Will Urban-Loving Millennials Become Suburban Parents?

Real estate advisor Melina Duggal suggests that while studies show that today Millennials are seeking urban digs, that preference could change as they grow older and suburbs get more walkable.

Duggal also cites a a recent report by Morley Winograd and Michael D. Hais, authors of Millennial Makeover: MySpace, YouTube, and the Future of American Politics (See all Popular Culture Books).

According to the report, "43 percent of millennials describe suburbs as their 'ideal place to live,' compared with just 31 percent of older generations. It found that 54 percent of millennials live in suburban America, and most of those who do say they want to raise their own families in similar settings."

University of Southern California economics professor Peter Gordon reacts:

"The renaissance/revival/regeneration fantasies will have to be placed on hold one more time."

Full Story: Suburban Hip Is Where It’s At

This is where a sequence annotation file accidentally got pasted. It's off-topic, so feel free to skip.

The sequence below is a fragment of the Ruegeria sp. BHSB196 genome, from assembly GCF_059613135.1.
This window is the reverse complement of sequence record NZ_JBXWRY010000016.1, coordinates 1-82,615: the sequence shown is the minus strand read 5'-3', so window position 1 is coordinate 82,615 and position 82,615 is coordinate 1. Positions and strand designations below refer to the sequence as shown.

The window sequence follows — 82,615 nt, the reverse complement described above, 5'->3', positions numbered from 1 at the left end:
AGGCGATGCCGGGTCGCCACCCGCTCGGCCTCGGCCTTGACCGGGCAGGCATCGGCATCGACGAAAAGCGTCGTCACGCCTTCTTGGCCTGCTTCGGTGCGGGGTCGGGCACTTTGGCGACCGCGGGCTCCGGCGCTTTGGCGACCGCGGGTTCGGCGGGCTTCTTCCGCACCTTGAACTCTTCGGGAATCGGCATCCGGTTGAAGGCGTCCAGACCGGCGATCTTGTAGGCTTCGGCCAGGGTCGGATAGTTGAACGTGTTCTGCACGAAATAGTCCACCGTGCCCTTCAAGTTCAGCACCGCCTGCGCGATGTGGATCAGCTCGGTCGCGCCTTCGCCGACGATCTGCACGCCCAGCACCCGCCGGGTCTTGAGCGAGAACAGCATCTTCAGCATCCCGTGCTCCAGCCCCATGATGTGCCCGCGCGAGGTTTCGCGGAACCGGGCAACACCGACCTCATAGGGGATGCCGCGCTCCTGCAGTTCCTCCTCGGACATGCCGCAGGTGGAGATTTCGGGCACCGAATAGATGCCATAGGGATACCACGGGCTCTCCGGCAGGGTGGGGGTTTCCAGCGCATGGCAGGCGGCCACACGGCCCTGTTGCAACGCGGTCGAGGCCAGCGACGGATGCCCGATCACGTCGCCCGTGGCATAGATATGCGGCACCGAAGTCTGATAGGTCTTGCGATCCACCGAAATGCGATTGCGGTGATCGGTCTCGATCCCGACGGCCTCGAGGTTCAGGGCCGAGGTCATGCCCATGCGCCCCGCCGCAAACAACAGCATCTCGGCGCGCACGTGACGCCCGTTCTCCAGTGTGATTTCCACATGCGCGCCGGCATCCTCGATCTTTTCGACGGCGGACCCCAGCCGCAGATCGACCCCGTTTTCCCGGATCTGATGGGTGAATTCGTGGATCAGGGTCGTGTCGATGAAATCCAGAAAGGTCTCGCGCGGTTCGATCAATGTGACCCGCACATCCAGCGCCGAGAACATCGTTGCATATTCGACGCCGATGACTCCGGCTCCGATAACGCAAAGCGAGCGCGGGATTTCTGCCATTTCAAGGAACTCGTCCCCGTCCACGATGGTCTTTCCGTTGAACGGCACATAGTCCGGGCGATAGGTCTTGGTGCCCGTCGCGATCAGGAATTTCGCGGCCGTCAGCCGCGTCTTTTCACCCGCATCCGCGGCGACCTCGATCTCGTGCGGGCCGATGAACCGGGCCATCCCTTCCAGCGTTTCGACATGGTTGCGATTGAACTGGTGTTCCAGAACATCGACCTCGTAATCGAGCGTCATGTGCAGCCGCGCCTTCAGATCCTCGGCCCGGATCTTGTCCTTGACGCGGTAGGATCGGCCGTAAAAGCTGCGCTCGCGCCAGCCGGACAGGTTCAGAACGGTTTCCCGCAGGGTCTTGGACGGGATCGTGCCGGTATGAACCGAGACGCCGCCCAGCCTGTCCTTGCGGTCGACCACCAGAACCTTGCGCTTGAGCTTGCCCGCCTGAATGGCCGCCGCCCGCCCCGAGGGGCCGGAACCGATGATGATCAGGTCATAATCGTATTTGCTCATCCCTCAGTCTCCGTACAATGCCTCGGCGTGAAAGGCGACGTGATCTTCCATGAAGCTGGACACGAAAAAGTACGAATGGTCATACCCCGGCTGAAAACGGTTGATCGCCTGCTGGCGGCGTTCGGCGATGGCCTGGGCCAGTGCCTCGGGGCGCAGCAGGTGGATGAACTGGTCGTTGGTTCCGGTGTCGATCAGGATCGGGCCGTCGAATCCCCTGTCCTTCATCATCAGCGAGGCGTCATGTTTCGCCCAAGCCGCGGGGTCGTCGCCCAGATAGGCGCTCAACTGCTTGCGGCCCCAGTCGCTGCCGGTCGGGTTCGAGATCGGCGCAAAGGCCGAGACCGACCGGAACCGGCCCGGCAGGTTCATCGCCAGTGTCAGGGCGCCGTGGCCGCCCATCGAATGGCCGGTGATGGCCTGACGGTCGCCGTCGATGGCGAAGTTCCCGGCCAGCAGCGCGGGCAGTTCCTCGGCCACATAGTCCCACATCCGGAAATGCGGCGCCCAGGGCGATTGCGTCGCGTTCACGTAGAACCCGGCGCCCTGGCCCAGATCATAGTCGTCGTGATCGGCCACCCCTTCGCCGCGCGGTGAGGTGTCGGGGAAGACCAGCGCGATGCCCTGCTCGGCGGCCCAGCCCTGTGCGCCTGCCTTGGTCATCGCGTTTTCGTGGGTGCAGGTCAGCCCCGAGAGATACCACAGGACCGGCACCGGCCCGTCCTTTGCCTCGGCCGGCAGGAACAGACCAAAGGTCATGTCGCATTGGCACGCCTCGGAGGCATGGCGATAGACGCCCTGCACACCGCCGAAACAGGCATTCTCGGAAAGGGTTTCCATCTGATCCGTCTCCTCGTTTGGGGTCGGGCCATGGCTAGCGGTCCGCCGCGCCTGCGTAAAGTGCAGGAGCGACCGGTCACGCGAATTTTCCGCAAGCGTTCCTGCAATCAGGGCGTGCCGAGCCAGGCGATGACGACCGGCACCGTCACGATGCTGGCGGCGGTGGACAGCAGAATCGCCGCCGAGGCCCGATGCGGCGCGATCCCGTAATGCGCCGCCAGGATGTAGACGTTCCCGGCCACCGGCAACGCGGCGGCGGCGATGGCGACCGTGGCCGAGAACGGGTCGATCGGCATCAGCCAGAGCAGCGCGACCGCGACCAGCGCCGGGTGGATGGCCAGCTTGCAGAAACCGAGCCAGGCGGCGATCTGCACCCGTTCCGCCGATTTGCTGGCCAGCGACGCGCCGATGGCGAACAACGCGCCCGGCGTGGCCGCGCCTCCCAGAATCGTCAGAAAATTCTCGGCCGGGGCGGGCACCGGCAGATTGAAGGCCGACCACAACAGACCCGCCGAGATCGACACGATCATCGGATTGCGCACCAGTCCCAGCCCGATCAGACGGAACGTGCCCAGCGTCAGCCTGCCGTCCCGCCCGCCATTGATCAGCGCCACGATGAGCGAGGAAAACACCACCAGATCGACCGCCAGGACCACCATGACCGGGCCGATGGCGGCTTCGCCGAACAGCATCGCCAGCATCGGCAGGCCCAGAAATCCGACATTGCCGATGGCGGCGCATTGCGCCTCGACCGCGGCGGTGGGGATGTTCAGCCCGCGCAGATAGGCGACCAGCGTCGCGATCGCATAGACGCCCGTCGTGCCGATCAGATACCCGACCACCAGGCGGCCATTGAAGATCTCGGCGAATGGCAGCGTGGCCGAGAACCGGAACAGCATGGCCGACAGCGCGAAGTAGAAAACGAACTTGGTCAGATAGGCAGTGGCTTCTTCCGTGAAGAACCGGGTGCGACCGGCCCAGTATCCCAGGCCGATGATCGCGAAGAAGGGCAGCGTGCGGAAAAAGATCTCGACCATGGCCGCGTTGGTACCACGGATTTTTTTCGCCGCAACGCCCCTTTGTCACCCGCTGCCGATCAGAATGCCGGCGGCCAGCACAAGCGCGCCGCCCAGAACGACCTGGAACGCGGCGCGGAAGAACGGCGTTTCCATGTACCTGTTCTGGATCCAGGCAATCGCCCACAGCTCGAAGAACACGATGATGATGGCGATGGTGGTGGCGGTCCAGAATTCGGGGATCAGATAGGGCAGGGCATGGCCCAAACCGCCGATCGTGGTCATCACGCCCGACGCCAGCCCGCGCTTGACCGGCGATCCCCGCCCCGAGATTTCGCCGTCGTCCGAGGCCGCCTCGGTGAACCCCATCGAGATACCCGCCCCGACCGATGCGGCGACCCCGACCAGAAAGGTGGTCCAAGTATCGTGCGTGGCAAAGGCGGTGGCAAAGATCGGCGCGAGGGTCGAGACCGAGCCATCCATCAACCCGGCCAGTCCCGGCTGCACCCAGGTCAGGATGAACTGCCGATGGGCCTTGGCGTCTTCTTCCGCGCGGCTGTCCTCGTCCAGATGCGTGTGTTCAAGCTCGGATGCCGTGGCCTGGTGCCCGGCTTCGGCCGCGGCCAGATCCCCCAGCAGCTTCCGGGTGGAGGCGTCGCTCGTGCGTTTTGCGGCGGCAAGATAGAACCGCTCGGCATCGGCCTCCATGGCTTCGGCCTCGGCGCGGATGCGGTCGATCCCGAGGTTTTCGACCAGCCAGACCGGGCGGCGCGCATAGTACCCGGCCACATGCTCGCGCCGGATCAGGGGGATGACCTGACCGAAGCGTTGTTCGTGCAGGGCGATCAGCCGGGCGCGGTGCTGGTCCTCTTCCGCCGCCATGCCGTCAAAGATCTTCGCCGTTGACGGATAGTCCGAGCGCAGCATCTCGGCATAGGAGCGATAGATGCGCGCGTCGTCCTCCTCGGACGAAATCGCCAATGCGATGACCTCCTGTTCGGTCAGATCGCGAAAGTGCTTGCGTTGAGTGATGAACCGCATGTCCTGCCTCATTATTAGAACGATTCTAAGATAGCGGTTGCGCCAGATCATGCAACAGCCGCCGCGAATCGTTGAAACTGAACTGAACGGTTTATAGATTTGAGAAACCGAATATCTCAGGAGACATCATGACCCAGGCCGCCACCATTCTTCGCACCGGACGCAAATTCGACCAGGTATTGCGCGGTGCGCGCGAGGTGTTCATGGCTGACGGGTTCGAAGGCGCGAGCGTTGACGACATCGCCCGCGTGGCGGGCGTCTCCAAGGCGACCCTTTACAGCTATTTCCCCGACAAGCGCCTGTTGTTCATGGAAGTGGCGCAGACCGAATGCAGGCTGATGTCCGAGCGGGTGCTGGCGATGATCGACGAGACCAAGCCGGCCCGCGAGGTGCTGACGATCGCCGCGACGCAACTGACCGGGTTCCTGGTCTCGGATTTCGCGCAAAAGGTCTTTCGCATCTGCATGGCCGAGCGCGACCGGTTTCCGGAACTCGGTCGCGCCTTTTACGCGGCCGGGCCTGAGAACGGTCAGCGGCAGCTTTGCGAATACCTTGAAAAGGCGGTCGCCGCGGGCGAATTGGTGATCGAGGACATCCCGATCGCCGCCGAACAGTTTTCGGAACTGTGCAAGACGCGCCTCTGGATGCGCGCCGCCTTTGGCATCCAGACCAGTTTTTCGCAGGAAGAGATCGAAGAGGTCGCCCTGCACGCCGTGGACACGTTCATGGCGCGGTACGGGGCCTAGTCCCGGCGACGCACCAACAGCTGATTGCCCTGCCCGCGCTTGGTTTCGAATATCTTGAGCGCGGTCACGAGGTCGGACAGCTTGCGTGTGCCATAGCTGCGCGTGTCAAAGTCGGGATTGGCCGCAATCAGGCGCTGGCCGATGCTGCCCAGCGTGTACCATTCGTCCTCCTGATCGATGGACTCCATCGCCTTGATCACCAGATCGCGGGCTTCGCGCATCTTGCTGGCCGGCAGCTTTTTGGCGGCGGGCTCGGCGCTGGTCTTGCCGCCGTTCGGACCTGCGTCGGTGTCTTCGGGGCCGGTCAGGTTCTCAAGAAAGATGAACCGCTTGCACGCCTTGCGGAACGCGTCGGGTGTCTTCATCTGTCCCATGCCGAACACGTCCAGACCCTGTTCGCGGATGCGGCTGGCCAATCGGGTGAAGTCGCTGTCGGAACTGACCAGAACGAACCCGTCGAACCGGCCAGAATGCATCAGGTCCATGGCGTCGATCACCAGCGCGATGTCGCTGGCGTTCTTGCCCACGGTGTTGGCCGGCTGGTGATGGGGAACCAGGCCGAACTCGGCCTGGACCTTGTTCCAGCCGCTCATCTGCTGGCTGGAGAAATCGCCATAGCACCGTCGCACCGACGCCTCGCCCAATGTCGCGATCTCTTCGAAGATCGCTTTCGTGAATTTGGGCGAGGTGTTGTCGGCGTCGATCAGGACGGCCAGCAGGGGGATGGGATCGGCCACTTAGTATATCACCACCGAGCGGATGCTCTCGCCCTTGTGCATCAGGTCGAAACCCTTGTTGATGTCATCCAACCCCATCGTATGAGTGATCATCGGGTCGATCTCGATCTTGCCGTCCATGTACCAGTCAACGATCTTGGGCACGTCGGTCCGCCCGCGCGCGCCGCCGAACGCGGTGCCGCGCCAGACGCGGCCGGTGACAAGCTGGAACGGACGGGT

Comments

Comments

Kotkin again

When the census hands Kotkin lemons, he makes lemonade - "suburban areas (like Stamford) that now offer a walkable, dense environment that can provide an urban experience" So in other words, they're not suburban. At an 1h20m train ride from midtown Stamford is only a suburb of NYC in the same sense that Trenton, NJ is. Stamford is certainly much nicer than Trenton but no less urban. Downtown Stamford was ravaged by urban renewal but it's always had a large downtown. It would be like saying Wilmington, DE or Atlantic City are not cities (and therefore not urban) because they're located within the Philadelphia MSA. Just as you'll find rowhomes as the dominant form of housing in Wilmington and AC, you can find the same type of housing in Stamford as in parts of any of the outer boroughs. When people leave Manhattan for Jersey City and Hoboken they're not moving to the suburbs just because they left NYC and the only statement they're making is that Manhattan is too expensive (because too many people want to live there).

People aren't rejecting their suburban geography for some far off life in the concrete canyons of downtown, USA. They're rejecting the typology of mcmansions, big box stores and large lawns. They might favor places like Stamford or New Haven or Danbury, Morristown or South Orange or Red Bank, White Plains or Poughkeepsie. Most of them suffered from decades of disinvestment and watch their downtowns crumble (just like the big city they surround) The last 15 years saw staggering investment in all of them. Being able to walk to work, walk to the train, walk to shopping - they're only suburban in the sense that they're not the central city.

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